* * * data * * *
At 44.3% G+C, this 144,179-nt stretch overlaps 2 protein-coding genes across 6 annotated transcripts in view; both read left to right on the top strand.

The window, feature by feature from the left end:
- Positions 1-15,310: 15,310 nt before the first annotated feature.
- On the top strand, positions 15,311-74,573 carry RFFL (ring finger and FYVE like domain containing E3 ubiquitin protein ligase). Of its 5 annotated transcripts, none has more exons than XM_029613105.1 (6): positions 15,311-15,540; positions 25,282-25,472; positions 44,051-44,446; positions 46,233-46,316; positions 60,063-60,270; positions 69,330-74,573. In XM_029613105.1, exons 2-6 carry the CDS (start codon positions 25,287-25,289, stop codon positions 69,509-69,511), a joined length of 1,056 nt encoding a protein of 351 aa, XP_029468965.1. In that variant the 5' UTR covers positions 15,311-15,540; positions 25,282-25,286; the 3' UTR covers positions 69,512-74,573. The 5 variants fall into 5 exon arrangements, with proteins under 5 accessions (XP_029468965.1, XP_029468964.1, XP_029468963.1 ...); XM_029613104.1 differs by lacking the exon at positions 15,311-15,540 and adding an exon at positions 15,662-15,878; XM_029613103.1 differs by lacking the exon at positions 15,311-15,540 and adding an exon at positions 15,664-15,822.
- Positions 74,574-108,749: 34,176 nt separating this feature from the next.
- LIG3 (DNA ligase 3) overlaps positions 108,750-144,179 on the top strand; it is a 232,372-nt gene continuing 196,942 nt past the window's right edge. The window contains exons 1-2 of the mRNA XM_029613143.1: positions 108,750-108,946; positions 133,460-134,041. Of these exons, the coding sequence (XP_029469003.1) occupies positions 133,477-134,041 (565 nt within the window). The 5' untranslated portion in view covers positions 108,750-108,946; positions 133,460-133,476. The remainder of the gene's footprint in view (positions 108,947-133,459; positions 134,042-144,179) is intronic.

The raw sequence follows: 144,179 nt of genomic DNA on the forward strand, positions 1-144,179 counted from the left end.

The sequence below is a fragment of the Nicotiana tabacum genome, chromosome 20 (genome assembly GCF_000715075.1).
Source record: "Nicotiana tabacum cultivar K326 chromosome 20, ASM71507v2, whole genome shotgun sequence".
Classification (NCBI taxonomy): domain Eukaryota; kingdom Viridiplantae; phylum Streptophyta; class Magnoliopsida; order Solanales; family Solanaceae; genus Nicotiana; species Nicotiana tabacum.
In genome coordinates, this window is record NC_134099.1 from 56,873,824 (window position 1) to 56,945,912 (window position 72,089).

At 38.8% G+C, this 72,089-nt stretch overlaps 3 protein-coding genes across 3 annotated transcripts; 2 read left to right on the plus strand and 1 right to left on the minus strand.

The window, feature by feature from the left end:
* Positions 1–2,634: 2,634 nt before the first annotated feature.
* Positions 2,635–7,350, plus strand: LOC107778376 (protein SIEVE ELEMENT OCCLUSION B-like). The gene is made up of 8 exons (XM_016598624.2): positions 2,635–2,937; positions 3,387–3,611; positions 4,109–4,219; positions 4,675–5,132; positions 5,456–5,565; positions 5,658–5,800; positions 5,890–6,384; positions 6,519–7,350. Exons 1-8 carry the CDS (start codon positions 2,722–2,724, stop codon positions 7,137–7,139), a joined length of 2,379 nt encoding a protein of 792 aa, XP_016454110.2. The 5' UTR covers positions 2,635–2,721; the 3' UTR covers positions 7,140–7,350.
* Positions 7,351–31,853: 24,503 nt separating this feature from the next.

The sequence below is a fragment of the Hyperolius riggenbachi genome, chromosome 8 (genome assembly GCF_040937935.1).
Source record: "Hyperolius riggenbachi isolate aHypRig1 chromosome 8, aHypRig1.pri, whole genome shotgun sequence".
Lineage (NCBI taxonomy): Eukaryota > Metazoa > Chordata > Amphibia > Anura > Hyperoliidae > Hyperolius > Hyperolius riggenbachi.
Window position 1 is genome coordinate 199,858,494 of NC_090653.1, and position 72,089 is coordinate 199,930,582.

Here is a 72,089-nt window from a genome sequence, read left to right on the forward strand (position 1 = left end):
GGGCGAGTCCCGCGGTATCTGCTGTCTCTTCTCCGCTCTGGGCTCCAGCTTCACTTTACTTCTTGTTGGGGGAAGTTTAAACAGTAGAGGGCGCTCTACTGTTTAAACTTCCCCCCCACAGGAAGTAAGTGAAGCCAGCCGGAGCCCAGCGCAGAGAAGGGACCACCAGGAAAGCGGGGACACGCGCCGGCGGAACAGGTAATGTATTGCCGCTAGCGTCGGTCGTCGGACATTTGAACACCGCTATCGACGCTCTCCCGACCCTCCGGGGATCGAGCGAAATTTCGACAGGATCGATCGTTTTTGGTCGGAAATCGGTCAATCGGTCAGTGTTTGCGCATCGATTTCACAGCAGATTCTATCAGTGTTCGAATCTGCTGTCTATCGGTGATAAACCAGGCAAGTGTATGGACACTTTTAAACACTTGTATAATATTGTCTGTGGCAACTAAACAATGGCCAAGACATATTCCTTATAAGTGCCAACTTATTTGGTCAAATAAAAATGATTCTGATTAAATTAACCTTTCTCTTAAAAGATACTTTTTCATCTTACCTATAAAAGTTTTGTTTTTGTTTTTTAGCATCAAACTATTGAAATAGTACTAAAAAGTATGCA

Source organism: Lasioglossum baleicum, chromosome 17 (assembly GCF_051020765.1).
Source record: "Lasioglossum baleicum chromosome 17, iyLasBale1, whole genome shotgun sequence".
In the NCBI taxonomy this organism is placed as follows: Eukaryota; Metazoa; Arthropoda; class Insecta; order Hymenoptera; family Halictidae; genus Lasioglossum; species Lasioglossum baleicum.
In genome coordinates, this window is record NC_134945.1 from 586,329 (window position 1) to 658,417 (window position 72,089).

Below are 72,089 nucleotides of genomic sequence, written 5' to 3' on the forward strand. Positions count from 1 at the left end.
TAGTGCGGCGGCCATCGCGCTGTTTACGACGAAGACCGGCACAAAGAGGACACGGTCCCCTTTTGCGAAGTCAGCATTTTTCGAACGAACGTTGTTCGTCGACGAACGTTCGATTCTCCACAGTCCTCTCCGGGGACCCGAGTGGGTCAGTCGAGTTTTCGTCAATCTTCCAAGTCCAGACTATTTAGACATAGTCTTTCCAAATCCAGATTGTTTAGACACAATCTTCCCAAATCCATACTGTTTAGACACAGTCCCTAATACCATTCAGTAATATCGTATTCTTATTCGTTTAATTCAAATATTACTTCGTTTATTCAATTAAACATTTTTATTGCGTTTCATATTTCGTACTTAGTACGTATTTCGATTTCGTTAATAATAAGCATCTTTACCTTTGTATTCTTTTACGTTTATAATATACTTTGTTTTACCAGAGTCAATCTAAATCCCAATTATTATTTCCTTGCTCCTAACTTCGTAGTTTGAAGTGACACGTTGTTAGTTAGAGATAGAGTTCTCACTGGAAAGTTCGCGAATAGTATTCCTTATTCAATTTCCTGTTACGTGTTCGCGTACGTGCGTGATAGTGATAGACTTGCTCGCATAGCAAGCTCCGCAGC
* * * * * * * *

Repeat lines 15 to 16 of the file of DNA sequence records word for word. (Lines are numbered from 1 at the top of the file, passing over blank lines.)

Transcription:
* Positions 2,635–7,350, plus strand: LOC107778376 (protein SIEVE ELEMENT OCCLUSION B-like). The gene is made up of 8 exons (XM_016598624.2): positions 2,635–2,937; positions 3,387–3,611; positions 4,109–4,219; positions 4,675–5,132; positions 5,456–5,565; positions 5,658–5,800; positions 5,890–6,384; positions 6,519–7,350. Exons 1-8 carry the CDS (start codon positions 2,722–2,724, stop codon positions 7,137–7,139), a joined length of 2,379 nt encoding a protein of 792 aa, XP_016454110.2. The 5' UTR covers positions 2,635–2,721; the 3' UTR covers positions 7,140–7,350.
* Positions 7,351–31,853: 24,503 nt separating this feature from the next.